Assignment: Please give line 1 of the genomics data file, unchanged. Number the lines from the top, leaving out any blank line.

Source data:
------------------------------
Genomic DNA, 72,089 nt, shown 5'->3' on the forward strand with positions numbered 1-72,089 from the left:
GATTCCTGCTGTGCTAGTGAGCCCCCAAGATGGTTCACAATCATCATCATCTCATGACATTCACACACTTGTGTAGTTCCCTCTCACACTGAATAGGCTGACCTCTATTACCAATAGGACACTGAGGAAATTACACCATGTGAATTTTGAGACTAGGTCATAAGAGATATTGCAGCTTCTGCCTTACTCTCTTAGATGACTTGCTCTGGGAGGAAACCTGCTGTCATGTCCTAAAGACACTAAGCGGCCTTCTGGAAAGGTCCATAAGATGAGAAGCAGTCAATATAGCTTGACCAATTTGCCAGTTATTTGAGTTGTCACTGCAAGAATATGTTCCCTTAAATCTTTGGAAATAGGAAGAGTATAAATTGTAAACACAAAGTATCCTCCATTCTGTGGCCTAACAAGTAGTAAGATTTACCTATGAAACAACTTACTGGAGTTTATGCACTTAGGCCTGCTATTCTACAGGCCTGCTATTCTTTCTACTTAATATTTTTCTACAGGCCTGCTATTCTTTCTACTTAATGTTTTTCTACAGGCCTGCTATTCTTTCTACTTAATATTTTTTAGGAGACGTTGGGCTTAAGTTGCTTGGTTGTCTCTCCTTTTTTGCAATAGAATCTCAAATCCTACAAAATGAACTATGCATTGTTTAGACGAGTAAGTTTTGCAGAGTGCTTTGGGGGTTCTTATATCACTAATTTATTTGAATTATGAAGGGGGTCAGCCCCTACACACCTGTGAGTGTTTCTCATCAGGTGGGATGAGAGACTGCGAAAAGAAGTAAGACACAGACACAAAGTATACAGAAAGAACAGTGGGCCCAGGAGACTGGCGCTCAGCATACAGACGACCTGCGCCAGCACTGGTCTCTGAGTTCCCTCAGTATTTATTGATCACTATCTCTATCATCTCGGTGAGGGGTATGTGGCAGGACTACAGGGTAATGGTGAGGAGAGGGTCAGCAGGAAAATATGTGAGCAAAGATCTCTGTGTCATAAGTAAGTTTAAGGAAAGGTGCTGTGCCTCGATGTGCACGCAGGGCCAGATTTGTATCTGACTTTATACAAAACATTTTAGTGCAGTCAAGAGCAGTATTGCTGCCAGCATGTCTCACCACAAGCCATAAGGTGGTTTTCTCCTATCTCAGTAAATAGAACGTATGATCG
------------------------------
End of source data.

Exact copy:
Genomic DNA, 72,089 nt, shown 5'->3' on the forward strand with positions numbered 1-72,089 from the left: